Easy Go departed Ville de Gaspe in the Province of Quebec, Canada, on June 15, 2007 at 0315 EDST (0715 UTC). The timing was perfect. We rode the katabatic wind falling from the mountains to sail away from the dock and out of the harbour break wall. Silently gliding out on the ghost of a breeze under a star filled sky started the trip in a dream like fashion.
We are travelling without a motor, having sold the old and very reliable Honda 9.9 outboard motor to the sailing club at the Marina de Jacques Cartier. Not having a motor makes us totally dependent on wind power although we do have a yuloh, a type of sculling oar, for getting in and out of tight places in calm conditions.
Five hours of good sailing and the sighting of a Minke whale indicated that the trip is off to a good start. The barometer, steady at 1021 mb and the promise of a southwest wind buoyed our spirits under the sunny and warm wind. Should know better than to take the wind gods for granted! The wind died as we approached the mouth of Baie de Gaspe and then changed to ESE, right on the nose. We beat for a few more hours as the wind strengthened then hove to anticipating that the wind would change during the night and we could make our way towards the Magdeleine Islands at the centre of the Gulf of St Lawrence. The winds diminished by morning, June 16, but stayed out of the SE.
Time to put Reggy to work. Reggy is short for Regulator as the French speaking people of Gaspe referred to it. Yes we decided that Reggy was going to be a it. The newly designed and built wind vane was not completely installed when we departed so we quickly finished the install and went on a port tack SW back towards the Baie de Chaleur and away from the shipping lanes of the St. Lawrence River. Reggy steered very well for his first night of work. Our work is now reduced to keeping watch for shipping and making sure we stay on course.
We beat into a SE wind for two days arriving off the mouth of the Baie de Chaleur in a heavy mist at 1200 UTC June 17 then changed to starboard tack towards the Magdeleine Islands. Plans to pass to the south of the Magdeleine Islands and head into the North Atlantic through the Cabot Straits between Newfoundland and Cape Breton Island has not been changed. We hope to make a quick visit to ports along the south coast of Newfoundland as we passed by.
The wind just died abruptly and we sat becalmed for the afternoon with a large swell still coming out of the SE. I always look here for the wind to come from the opposite direction when it changes suddenly. I was not surprised when the wind came back as a gale out of the NW. We reduced sail and let Reggy keep us on our planned course. There is no wind velocity indicator on Easy Go. We rely on indicators such as wave height and type. The wind stayed at thirty knots with higher gusts during the night. Waves were comfortable at about three metres. During one particularly strong period of wind I went on deck to help Reggy as he was being overwhelmed by the wind. The wind continued to rise all day, June 18, to about 40 knots and waves came up to four metres and then five meters as we approached the ominously named Isle de Corp Mort. The striking cliffs of the island rise out of a reef strewn sea. A bearing broke on Reggy and he was retired from service until repairs could be made.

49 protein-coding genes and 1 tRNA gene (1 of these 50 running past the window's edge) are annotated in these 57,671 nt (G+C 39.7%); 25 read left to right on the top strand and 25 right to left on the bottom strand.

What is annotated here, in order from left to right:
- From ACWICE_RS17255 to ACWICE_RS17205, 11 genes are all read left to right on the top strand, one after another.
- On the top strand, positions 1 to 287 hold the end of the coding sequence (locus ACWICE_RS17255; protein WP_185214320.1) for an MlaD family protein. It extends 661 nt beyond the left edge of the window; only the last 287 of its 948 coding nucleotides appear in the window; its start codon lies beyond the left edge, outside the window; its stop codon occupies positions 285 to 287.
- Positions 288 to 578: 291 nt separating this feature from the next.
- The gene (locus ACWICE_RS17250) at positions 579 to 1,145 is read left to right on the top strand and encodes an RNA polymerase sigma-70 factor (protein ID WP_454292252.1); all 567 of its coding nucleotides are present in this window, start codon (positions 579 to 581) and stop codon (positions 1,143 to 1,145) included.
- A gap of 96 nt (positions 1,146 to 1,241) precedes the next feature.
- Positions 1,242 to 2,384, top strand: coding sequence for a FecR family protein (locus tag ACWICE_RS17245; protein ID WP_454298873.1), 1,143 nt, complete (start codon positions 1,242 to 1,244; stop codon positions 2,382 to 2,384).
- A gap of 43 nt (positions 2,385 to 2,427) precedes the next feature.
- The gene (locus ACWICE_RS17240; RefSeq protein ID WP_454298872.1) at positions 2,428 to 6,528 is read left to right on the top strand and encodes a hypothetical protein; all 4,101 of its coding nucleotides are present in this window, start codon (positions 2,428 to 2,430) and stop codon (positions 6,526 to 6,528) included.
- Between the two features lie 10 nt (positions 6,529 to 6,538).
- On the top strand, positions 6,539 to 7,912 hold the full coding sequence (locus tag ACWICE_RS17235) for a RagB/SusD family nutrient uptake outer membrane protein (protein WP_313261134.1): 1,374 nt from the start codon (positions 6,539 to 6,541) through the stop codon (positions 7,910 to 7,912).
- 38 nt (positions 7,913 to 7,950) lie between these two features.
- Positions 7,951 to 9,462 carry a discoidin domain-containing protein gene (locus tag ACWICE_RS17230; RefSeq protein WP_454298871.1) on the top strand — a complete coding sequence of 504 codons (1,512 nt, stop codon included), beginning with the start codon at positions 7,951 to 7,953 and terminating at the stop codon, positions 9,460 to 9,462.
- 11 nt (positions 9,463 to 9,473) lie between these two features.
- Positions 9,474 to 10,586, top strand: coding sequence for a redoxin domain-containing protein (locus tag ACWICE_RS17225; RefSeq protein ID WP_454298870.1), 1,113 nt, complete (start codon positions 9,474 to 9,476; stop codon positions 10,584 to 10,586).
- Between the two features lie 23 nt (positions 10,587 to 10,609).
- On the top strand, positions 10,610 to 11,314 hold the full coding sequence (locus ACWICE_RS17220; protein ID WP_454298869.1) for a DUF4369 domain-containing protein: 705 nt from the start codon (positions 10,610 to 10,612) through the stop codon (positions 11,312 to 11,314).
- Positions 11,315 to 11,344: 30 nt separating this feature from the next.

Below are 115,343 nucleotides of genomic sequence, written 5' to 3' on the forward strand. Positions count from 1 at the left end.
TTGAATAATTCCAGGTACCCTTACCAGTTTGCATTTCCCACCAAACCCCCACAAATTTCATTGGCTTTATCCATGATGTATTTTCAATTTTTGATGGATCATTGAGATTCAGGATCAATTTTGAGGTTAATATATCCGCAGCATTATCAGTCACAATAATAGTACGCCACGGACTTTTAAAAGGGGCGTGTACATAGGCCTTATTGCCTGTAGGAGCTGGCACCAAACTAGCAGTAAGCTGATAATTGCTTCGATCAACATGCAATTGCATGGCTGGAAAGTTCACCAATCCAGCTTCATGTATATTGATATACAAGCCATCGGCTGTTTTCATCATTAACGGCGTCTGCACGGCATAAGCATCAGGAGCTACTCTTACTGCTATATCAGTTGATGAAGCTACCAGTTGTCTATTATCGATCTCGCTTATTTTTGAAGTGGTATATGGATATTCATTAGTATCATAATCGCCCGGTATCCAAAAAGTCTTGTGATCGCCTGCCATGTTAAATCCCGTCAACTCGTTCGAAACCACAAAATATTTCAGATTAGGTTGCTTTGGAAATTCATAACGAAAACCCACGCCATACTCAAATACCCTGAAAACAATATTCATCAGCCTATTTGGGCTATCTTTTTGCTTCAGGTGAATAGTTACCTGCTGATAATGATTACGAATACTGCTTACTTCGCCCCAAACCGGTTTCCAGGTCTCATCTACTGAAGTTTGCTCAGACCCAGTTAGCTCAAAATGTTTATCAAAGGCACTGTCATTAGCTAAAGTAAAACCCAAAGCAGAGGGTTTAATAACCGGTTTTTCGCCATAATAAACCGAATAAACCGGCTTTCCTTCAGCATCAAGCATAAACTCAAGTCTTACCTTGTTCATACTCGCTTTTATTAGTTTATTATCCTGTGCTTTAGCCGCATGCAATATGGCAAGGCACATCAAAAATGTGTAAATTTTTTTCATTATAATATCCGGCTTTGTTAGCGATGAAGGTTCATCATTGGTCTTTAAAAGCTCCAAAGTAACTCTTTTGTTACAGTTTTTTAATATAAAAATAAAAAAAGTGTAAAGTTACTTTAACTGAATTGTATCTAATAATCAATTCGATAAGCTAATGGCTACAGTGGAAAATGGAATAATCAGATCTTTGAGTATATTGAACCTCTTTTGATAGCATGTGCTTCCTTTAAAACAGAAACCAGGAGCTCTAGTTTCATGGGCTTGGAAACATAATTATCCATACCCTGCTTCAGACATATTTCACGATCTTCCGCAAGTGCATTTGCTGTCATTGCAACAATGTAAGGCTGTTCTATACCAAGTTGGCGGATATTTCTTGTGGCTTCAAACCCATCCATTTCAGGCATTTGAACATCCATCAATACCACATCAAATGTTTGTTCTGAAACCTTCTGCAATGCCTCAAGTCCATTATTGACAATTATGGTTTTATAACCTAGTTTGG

Time for Plan B. Hand steering around Isle de Corp Mort and getting under the lee of the Magdeleine Islands became a priority. We had not slept well for a couple of days and the cold and exhaustion were starting to take its toll with continuous hand steering. At one point just as we passed the Isle de Corp Mort we almost struck a seal playing in the huge seas. He did not see us until the last moment and dove slapping his tail like a beaver. During the worst of the storm we had a visit from a porpoise just nosing about to see what we were up to. We had a large wave break and knock us on our beam ends as we came into shoaling water but after passing by this area the waves were diminished. We hoped to anchor at a sheltered sand beach on the south shore of the Magdeleine Islands but were unable to make the beach with the wind and seas as they were. We continued on until we were well under the lee of the Magdeleine Islands then took down the little scrap of sail that was on the forward mast and lay ahull for a couple of hours. Some boats lie ahull well and don´t complain. Easy Go is not one of them. We rolled and were thrown about quite a bit. Not getting any rest I went on deck and put up a couple of sail panels on the stern mast, sheeted them in tight and then tied the rudder to the lee to balance the boat. A miracle! The boat settled down instantly and slowly fell off to the east while meeting the wind and waves at a good angle. We were still being hit by large waves that shuddered the entire boat, but we no longer rolled side to side or were in danger of a rogue wave rolling us over. A flashing strobe marked our spot in the unlikely event that someone else was around. The lights of the Magdalen's to the north were comforting. Time to sleep.
Morning comes early this time of year. June 19 is close to the longest day of the year. Waking to a much diminished wind and wave action allowed us to set the injured Reggy and put him back in charge of steering. Implementing Plan B we decided to head south to Prince Edward Island to make repairs and adjustments to the way our stores were loaded before going any further. By afternoon Reggy was hurting a bit more so we retired him again and went back to hand steering. We hand steered most of the afternoon and came under the lee of East Point on PEI and headed west past Souris to a bay that our Sailing Directions suggested offered fair protection. Coasting along PEI is beautiful. The island has every shade of green. Summer had arrived here and so had we. The scenery is so different from the north end of the Gulf of Saint Lawrence. Farms and low land with no granite in sight. A few lobster pots to watch out for, however.